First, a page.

Hollywood Gets an Irish Legend

How would you like to make a movie about the following? The “hero” 1) is a mediocre high school football player; 2) works four years in a steel mill; 3) dreams of starring for the Notre Dame football team despite the fact he is a) small; b) slow; c) not strong; 4) does not have the grades and is dyslexic and has trouble reading; 5) has his girlfriend give up on him and marry his brother.

No, we’re not talking about “The Secret Life of Walter Mitty.” This guy is for real.

Well, you can see where this flick is not going to be “Navy Blue and Gold,” “Knute Rockne, All-American,” “The Spirit of Notre Dame” or even “One Minute to Play.” There’s no part for Ronald Reagan in here.

This is not George Gipp on his deathbed. This is not one of the Four Horsemen. This guy does not shake-down-the-thunder-from-the-sky.


This is the story of Rudy Ruettiger. No Heisman winner. Don’t look for him to have his portrait in the team dining room. Don’t look down any All-American rosters.

He played 27 seconds for Notre Dame. He did not run for the touchdown that beat Army. He is not “One-Play” O’Brien. Six-Yard Sitko. He is just a kind of complicated tackling dummy. He works with the Meat Squad, the practice-field sacrificial lambs. He doesn’t even sit with the team on game days. He’s in the seats, cheer-cheering for old Notre Dame like any other student. He’s the leprechaun of the practice field. He never gets to touch the ball in his whole career.

So, you’re going to make a movie out of that? You’re going to compete with the marquee films featuring Clint Eastwood, Harrison Ford, Robert Redford, Julia Roberts?! Let’s face it. “Gone With the Wind,” it’s not.

You know how Hollywood football films like to be. Dating back to the days when Richard Arlen was the star halfback and Toby Wing was the cheerleader. They were nice fairy-tales where our hero runs the winning touchdown back with one minute to play, he clinches with the girl and we fade out to the soundtrack of Irving Berlin tunes written for the occasion or the school’s fight song.

Well, in a way “Rudy” is formulaic. It has a happy ending. It surely has suspense, drama. It doesn’t have any bedroom scenes. You can bring the kids. It’s as wholesome as “The Sound of Music.”

It’s sure-fire in a way. The good guy wins in the end. But he doesn’t win one for the Gipper.

He wins one for every fourth-stringer who ever played the game. He wins one for every guy who dreamed impossible dreams and, even if they came through only in the fashion of guys who tilted at windmills, they show the importance of having the dreams. As the poet tells us, “I must have my dreams if I must live.”

Rudy is a Notre Dame hero, make no mistake about that. He didn’t run the 40 in 4.3, he didn’t have a rifle arm, swivel hips. But he spent three years eating the mud of the Notre Dame practice field, wiping blood from his nose, soaking his tender ribs, getting knocked down by the lordly types on their way to becoming Chicago Bears or Pittsburgh Steelers.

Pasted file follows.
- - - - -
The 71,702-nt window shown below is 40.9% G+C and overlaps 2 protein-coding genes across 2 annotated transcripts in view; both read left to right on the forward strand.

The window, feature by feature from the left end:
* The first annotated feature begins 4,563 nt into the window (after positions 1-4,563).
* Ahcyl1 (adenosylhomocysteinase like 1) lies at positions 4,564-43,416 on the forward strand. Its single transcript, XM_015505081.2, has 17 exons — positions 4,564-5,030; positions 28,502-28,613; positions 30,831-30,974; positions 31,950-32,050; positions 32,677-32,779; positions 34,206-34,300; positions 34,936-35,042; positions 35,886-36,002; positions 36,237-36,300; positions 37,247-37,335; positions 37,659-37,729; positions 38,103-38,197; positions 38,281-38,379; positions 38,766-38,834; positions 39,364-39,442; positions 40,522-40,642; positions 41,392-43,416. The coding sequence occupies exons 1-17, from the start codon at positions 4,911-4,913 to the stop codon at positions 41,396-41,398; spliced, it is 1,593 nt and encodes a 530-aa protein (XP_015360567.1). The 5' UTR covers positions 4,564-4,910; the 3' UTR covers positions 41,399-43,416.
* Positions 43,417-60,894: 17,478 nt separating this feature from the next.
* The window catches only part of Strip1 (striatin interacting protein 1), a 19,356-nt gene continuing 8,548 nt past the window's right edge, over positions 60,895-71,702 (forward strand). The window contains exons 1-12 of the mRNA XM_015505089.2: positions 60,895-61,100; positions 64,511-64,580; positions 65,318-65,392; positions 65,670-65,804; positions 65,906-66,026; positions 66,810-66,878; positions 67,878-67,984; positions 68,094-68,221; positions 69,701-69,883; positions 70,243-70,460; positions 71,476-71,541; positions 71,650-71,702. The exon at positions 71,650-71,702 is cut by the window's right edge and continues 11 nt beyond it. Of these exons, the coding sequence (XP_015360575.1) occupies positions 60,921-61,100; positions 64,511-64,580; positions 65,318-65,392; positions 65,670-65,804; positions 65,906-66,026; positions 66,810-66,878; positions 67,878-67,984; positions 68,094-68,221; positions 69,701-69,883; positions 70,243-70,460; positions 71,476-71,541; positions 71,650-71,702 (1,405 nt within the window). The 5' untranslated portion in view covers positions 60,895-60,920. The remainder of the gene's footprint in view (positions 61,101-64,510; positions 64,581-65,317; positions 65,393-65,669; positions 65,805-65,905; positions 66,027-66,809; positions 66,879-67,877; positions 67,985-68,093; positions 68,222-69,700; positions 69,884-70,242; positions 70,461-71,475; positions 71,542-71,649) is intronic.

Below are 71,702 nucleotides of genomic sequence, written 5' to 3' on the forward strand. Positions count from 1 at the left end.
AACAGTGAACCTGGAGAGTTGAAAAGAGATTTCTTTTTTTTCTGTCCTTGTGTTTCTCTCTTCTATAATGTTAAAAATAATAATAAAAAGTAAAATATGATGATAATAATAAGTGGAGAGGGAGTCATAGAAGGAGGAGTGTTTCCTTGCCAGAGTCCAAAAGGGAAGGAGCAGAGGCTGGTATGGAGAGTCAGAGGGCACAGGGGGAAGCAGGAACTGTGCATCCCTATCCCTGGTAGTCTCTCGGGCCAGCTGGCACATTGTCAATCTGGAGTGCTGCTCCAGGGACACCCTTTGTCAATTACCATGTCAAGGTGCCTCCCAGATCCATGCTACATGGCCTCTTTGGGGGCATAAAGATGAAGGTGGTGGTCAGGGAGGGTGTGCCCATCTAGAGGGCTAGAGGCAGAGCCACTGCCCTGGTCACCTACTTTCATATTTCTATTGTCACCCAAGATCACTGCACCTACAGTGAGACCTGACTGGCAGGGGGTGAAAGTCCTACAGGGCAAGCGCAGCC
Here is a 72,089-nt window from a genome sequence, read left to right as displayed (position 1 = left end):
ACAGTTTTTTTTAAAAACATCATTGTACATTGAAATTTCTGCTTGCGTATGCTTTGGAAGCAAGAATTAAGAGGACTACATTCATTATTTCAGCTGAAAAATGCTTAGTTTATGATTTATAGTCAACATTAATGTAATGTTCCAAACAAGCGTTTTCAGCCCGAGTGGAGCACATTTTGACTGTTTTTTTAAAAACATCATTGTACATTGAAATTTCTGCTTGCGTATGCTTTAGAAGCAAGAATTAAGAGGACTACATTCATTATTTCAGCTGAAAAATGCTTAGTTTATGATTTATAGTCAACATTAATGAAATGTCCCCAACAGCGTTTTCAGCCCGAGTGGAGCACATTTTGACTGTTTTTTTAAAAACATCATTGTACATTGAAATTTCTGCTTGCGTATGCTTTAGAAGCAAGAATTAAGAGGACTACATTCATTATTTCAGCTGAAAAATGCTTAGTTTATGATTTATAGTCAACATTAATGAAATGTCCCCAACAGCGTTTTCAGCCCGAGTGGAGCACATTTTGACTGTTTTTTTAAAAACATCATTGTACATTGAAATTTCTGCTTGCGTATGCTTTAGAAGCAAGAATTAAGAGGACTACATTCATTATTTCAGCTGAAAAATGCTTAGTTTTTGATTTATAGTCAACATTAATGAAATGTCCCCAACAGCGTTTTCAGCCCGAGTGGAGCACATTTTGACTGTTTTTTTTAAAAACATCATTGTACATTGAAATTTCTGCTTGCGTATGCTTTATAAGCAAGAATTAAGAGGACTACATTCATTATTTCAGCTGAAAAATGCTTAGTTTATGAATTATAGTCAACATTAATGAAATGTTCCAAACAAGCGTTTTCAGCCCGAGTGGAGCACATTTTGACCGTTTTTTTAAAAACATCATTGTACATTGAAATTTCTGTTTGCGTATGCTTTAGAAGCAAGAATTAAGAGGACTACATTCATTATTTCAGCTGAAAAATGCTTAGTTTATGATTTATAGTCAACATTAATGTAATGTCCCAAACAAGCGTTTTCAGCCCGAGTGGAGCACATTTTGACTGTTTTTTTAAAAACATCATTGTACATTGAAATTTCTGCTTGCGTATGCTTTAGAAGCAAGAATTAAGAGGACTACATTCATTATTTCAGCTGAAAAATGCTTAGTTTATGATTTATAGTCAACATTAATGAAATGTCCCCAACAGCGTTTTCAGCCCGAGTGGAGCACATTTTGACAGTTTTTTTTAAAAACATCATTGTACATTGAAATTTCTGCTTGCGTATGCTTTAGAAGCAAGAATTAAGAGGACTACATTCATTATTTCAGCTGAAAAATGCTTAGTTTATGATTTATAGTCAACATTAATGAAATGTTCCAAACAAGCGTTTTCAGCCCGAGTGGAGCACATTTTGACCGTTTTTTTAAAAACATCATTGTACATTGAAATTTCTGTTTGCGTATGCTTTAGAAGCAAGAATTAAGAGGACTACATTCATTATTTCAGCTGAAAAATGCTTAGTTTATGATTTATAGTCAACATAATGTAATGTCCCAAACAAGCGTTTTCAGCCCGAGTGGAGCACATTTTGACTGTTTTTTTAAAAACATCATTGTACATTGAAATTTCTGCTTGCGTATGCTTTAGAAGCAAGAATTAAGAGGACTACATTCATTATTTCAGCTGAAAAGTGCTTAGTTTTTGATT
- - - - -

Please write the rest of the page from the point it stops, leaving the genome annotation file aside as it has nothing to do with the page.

It’s oddly encouraging, uplifting. You rise out of your seat cheering for him. It is, as the producer insists, a story of hope.

I thought it was the worst idea for a movie I’d ever heard. But, my track record is not good in that regard. I am the guy who once told Frank McCarthy when he was espousing the idea of making the movie “Patton,” that it, too, was a terrible idea.

“Rudy” is the antithesis of the George Gipp story. Gipp was a gifted athlete who didn’t particularly want to be. Rudy is a non-athlete who would give half his life to be one. The question is begged: Who is the real hero? The guy who rolls out of bed with the ability to run, throw, kick or hit a ball? Or the guy who rolls out of bed with the ability to fumble but rises above it?

The real life (and the cinematic) Rudy had plenty of chances to chuck it in. His father, a hard hat with a head to match, lays it on the line early: “Notre Dame is not for the likes of us,” he tells his dreamer son. “It’s for rich kids, smart kids, kids who are great athletes.”


Rudy is heartsick but keeps his dreams intact. When he sees a close friend incinerated in a steel-mill flameout, he decides to buck the odds.

What follows is extraordinarily moving, cinematically deft, as uplifting as Bambi. Because it’s a true story, it has no improbable fade-outs, merely the realization of a dream within credible limits. The real Rudy has long striven to bring his travails to the screen because he thinks it’s the part of the Notre Dame story you don’t see from the press box. The lesson is taught that not all the fighters of the so-called Fighting Irish are on the two-yard line with the ball. It’s a story of the Fifth Horseman. Every guy who ever lived out his dream as cannon fodder honing the skills of the guys who lived the legend gets his day in the sun here.

I haven’t recommended a picture since I predicted an Academy Award for “Chariots of Fire” all those years ago. This may not be an Oscar film, but it’s as close to it as you’d want to be. Go see it. It’ll do you good.